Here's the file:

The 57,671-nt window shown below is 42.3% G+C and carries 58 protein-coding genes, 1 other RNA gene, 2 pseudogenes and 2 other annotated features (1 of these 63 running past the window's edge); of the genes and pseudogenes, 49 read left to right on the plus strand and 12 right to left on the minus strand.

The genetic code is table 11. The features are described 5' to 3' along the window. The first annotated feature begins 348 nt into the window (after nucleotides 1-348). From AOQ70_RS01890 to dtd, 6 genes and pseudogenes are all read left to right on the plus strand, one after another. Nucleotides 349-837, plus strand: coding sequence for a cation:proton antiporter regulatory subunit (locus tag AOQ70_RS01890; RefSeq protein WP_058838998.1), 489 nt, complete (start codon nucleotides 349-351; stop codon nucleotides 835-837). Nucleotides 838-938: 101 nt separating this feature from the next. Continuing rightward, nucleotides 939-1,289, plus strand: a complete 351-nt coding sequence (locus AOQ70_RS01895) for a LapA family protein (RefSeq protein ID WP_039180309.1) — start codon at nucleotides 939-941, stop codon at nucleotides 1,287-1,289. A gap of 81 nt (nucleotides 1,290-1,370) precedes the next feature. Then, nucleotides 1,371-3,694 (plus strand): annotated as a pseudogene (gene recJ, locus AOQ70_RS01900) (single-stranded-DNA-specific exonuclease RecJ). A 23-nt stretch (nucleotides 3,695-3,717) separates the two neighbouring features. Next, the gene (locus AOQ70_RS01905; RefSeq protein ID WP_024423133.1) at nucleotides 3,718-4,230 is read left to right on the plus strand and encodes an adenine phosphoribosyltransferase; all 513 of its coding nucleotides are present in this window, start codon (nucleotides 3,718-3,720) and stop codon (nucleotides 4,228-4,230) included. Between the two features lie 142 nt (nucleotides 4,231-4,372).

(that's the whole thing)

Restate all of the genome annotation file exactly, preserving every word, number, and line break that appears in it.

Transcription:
The 57,671-nt window shown below is 42.3% G+C and carries 58 protein-coding genes, 1 other RNA gene, 2 pseudogenes and 2 other annotated features (1 of these 63 running past the window's edge); of the genes and pseudogenes, 49 read left to right on the plus strand and 12 right to left on the minus strand.

The genetic code is table 11. The features are described 5' to 3' along the window. The first annotated feature begins 348 nt into the window (after nucleotides 1-348). From AOQ70_RS01890 to dtd, 6 genes and pseudogenes are all read left to right on the plus strand, one after another. Nucleotides 349-837, plus strand: coding sequence for a cation:proton antiporter regulatory subunit (locus tag AOQ70_RS01890; RefSeq protein WP_058838998.1), 489 nt, complete (start codon nucleotides 349-351; stop codon nucleotides 835-837). Nucleotides 838-938: 101 nt separating this feature from the next. Continuing rightward, nucleotides 939-1,289, plus strand: a complete 351-nt coding sequence (locus AOQ70_RS01895) for a LapA family protein (RefSeq protein ID WP_039180309.1) — start codon at nucleotides 939-941, stop codon at nucleotides 1,287-1,289. A gap of 81 nt (nucleotides 1,290-1,370) precedes the next feature. Then, nucleotides 1,371-3,694 (plus strand): annotated as a pseudogene (gene recJ, locus AOQ70_RS01900) (single-stranded-DNA-specific exonuclease RecJ). A 23-nt stretch (nucleotides 3,695-3,717) separates the two neighbouring features. Next, the gene (locus AOQ70_RS01905; RefSeq protein ID WP_024423133.1) at nucleotides 3,718-4,230 is read left to right on the plus strand and encodes an adenine phosphoribosyltransferase; all 513 of its coding nucleotides are present in this window, start codon (nucleotides 3,718-3,720) and stop codon (nucleotides 4,228-4,230) included. Between the two features lie 142 nt (nucleotides 4,231-4,372).